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RE: Very long reply...

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Posted by: jobi at Thu Mar 22 02:18:17 2007  [ Report Abuse ] [ Email Message ] [ Show All Posts by jobi ]  
   

Bob Iv been keeping reptiles none stop 30 years, to be honest its only the 5 past years that really matters, the rest of my past husbandry is obsolete, thank goodness I havenít written any books back in the days.

Modern herpetoculture should be based on feeding first and foremost, this is the no;1 goal we must focus on as keepers.

I start with a bare naked cage to witch I ad or subtract until I get my lizards to perform.
First determine the nature of your lizards, in your case (highly aquatic) Ingo suggested 45g water section filtered and heated, I totally agree with him, furthermore you should have control over the waters temperature from 78f to 88f, this range is easy to achieve when you have mass (volume) to play with, I learned this from working with turtles, a low wattage reflector and bulb over a shallow water area will create a hot bath often favoured as stimulate the metabolism, many keepers fail to provide temperature gradients in the water section.

As Ingo suggested branches overhanging water will be readily used, provide enough options for all 3 lizards, they will favour such branches over any other branches. Mine will drop and hide under cork, this shelter keeps them from farther panicking.

Now that youíve got the water and branches right, you need to provide heat options, forget about bright lights with these lizards, I get much better results using 3 or 4 regular red 25w incandescent bulbs, use reflectors to direct heat over parts of the favourite branches.

I rather use a few well placed 25w bulbs in a 6 to 8 feet cage then one 100w or worst a 150w bulb, low wattage bulbs donít dehydrate your lizards cage, having a few will allow all lizards to benefit from the heat when needed, it will also avoid domination over resources.

I use sphagnum moss over my land area, dirt or leaf litter works good, sometimes I even use hard wood chips.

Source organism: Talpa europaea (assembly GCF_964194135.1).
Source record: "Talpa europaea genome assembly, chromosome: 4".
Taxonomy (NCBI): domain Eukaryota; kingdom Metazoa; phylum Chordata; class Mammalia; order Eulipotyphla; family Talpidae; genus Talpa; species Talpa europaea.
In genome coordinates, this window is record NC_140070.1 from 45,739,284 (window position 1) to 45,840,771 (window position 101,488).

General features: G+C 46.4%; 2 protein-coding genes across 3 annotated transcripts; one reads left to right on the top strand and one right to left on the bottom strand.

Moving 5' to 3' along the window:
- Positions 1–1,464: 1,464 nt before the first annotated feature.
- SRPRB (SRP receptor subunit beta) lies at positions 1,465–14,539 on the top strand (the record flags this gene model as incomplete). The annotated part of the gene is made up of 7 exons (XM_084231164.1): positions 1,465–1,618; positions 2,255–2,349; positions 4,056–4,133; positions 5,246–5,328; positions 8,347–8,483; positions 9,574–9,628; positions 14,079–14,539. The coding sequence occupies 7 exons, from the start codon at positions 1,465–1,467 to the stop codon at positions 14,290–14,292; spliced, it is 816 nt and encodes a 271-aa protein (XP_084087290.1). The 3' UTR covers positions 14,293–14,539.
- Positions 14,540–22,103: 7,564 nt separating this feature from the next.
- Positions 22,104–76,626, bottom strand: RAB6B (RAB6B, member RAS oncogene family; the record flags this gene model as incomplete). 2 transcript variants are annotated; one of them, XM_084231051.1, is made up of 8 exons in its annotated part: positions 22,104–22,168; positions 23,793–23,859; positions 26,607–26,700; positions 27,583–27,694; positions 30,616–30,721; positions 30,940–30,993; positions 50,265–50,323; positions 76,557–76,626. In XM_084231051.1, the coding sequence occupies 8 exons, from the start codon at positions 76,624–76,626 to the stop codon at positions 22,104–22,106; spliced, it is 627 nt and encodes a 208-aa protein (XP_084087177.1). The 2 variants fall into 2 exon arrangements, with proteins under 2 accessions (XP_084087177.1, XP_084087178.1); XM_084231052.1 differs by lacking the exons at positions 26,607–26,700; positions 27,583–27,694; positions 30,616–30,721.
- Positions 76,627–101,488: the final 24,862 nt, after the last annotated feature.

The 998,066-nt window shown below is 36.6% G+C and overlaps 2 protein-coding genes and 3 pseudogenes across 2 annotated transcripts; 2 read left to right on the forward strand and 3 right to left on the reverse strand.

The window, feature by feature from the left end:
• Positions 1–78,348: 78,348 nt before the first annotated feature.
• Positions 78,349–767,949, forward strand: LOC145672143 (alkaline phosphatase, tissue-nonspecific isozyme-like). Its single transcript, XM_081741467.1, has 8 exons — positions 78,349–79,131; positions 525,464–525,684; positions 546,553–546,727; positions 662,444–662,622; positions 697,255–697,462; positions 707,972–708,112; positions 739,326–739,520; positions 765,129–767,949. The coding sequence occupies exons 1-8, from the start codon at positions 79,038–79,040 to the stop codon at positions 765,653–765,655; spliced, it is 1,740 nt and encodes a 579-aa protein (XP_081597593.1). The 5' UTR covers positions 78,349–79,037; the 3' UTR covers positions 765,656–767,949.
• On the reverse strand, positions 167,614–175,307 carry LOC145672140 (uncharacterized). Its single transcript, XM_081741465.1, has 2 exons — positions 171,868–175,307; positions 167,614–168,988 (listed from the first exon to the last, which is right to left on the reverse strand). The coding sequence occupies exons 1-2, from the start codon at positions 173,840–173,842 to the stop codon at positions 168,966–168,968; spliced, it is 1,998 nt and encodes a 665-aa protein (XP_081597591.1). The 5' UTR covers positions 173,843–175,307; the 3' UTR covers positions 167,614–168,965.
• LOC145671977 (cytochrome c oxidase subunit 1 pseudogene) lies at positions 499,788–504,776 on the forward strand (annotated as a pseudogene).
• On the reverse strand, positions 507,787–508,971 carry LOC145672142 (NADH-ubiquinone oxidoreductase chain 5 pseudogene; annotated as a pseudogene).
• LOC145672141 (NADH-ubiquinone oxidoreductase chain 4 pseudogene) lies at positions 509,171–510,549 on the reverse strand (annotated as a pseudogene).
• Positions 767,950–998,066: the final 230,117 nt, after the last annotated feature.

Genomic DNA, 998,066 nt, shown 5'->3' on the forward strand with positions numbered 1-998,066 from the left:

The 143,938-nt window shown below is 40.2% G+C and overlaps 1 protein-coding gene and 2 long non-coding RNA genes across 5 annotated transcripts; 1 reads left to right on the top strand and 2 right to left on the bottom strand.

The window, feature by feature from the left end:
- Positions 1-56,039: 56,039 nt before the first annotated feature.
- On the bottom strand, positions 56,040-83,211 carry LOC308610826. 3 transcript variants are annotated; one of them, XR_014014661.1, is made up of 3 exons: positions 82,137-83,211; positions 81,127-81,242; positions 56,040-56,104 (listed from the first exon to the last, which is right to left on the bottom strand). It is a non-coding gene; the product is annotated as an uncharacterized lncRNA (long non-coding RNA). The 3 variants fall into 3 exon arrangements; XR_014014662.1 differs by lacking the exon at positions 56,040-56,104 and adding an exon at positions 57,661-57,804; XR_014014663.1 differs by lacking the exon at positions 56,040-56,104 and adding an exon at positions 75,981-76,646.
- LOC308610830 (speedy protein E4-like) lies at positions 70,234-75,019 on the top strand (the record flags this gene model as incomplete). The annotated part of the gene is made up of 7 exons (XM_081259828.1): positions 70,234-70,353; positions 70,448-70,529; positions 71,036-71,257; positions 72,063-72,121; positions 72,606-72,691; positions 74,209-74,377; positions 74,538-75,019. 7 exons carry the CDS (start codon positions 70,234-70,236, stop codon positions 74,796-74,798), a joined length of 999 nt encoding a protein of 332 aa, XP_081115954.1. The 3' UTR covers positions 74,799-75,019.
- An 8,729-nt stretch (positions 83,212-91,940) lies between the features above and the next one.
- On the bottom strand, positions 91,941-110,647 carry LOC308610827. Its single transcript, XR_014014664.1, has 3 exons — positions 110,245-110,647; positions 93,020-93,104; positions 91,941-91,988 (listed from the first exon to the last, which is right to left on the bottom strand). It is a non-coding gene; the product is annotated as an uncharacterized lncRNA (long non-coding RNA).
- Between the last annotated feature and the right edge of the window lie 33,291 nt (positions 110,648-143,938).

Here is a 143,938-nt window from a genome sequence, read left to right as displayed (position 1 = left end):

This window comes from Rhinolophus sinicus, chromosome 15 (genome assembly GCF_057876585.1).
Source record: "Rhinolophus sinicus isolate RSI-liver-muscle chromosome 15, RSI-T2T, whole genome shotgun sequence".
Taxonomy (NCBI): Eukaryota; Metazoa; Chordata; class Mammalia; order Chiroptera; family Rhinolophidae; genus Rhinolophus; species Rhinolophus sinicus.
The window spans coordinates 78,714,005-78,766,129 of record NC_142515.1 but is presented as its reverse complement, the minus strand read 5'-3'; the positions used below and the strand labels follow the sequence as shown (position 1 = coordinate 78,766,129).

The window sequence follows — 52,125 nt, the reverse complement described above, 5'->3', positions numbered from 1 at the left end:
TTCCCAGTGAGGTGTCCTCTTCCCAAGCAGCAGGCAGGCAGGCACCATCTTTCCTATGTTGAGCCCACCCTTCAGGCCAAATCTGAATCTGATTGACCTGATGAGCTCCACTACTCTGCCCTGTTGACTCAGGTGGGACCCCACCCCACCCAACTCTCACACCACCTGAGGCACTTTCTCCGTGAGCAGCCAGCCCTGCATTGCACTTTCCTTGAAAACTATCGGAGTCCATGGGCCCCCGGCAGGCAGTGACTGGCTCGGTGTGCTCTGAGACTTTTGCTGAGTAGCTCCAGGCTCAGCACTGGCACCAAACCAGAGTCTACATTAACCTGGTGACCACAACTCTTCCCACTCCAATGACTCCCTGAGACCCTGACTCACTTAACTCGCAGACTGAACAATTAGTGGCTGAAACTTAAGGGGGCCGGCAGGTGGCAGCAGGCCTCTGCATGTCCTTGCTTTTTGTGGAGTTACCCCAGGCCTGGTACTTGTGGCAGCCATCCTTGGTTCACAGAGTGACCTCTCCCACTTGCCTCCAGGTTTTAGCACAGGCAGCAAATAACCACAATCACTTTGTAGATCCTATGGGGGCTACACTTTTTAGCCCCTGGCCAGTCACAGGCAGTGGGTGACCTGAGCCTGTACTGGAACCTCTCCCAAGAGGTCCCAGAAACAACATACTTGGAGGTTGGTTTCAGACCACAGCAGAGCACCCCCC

In such a set up! Theirs no reason for a lizard to refuse food, at least no physiological reasons. Usually they will start feeding ASAP in the right environment, that is if you donít stress them with any type of manipulation, this is what I meant when I said, if they donít feed right after you disturb them, this means they are stressed out, stress is the invisible killer, 100,000s imports die from stress every year, thatís every single year of my 30 years of herping, and I am being conservative. Now you understand what I mean when I donít display new unknown reptiles to the public? Most keepers canít acclimate the common and easy to keep species, gonocephalus sp simply donít stand a chance in hell.

My gonos and acanthosauraís all have aces to day temps from 75f to 130f basking (yes a 25w bulb @ 8in = 130f), and they use these temps regularly, if lizards arenít allowed to heat, there metabolism shuts down and they stop feeding, again feeding dictates all aspects of husbandry. My temps goes down to 75f at night but my water stays at 80f allowing my lizards the option to use this heat source while sleeping.

I absolutely never spray, I simply donít see a need for this, lizards do stress when they see a large predator pointing something at them that throws water, its far more effective to have some sort of water movement, the lizards will use it on there own terms.

Theirs absolutely no reasons to disturb new imports, when set up in the right conditions, they will start performing if left alone, any disturbance will cause lactic acid build ups that are very long to process by the very small muscles of these tree lizards, being sedentary only adds to the problem.

rgds


   

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<< Previous Message:  RE: Gonocephalus grandis...? - Bob1515, Wed Mar 21 23:00:52 2007